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Criminal Defense

7 Facebook Marketing Best Practices for Criminal Defense Attorneys

Brian Blades Senior Vice President of Sales

Facebook is the #1 most popular social media site and mobile app.

And that makes it a social media channel your criminal defense practice can’t afford to ignore.

Most popular mobile social networking apps in the United States as of May 2018, by monthly users (in millions)

Social Media data graph

With Facebook users in the U.S. spending an average of 58 minutes a day on the Facebook app, this social media platform is the perfect place to get in front of new audiences, build exposure for your law firm, and attract new clients.

But remember—there are a lot of businesses competing for attention on Facebook, and not everyone will get the exposure and new business they want.

If you want to use Facebook as a tool for acquiring new cases and growing your legal practice, you’ll need to follow these 7 Facebook Marketing Best Practices for Criminal Defense Lawyers.

1. Post a mix of “you-focused” and “others-focused” content

Share interesting news articles and videos about trending legal topics.

Post about the latest legal developments within your practice area.

And don’t forget to share updates about what’s going on at your firm (awards, special work you’re doing in your community, new attorneys joining your legal team, etc.)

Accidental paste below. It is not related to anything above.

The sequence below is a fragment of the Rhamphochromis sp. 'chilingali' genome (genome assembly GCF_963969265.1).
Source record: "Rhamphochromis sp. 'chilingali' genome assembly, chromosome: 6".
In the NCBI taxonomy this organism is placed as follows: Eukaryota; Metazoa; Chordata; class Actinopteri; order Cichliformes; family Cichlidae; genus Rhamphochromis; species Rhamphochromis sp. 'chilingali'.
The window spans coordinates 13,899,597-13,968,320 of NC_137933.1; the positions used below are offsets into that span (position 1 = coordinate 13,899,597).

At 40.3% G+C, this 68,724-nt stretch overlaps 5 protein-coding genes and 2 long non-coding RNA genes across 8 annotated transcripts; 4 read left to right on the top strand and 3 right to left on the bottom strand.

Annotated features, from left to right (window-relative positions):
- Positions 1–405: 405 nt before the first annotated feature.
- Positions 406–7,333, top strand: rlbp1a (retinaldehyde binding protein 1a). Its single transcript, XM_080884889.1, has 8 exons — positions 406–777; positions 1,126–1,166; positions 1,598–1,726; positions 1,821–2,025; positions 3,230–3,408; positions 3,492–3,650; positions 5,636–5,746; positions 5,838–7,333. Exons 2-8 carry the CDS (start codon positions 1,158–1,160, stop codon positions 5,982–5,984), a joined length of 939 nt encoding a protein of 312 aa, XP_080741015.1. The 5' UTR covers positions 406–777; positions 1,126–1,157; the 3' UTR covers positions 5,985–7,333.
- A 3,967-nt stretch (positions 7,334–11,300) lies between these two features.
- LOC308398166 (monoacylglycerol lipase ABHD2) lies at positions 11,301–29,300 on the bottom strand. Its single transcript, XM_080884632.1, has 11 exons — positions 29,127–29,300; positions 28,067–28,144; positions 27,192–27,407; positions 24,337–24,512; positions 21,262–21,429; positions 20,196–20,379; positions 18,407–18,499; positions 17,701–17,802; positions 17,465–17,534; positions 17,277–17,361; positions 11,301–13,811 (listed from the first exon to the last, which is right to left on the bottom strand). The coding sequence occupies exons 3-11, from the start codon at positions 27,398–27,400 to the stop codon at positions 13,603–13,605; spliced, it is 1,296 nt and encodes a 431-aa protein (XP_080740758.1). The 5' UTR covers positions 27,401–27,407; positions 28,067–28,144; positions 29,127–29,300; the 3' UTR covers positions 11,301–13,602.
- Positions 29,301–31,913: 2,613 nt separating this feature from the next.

Find the right balance of educational and promotional content. People want content that relates to their needs (“What to Do When You’re Stopped at a DUI Checkpoint”), but they’re also following your page because they want to know more about you and your firm.

Here are a few examples of educational vs. promotional posts we’ve shared on our own Facebook page.

Educational

Scorpion Marketing advertising on Facebook

Promotional

Scorpion Marketing Advertising on Facebook

2. Drop the legal jargon

People go on Facebook to check in with friends, read the latest news, watch entertaining videos, and even unwind at the end of the day—so they don’t want to see a bunch of legalese.

What they do want is content that’s fast and easy to digest.

Keep your posts as short and conversational as possible. If you have to choose between using a legal term and a more colloquial term that the average Facebook user would understand, go with colloquial.

Remember—you’re writing for everyday people, not attorneys.

3. Invest in Facebook ads

Just like many other forms of digital media, you have to pay to get the best exposure on Facebook.

With unpaid posts, you’re only reaching a small fraction of your followers, which can be a waste of your time and energy.

By boosting posts and running paid ads, you dramatically expand your reach, and you’re able to get in front of Facebook users who aren’t already following your page.

You can also target your ads to specific types of online users (“core audiences”), like those within certain demographics, locations, interests, and behavior patterns. You can also build custom and lookalike audiences.

Target Customer Graph for Social Media

4. Post videos

People can’t resist watching videos online—especially on their mobile devices.

According to a survey on the state of video marketing, when both video and text are available on a page, 72% of people would rather use video to learn about a product or service.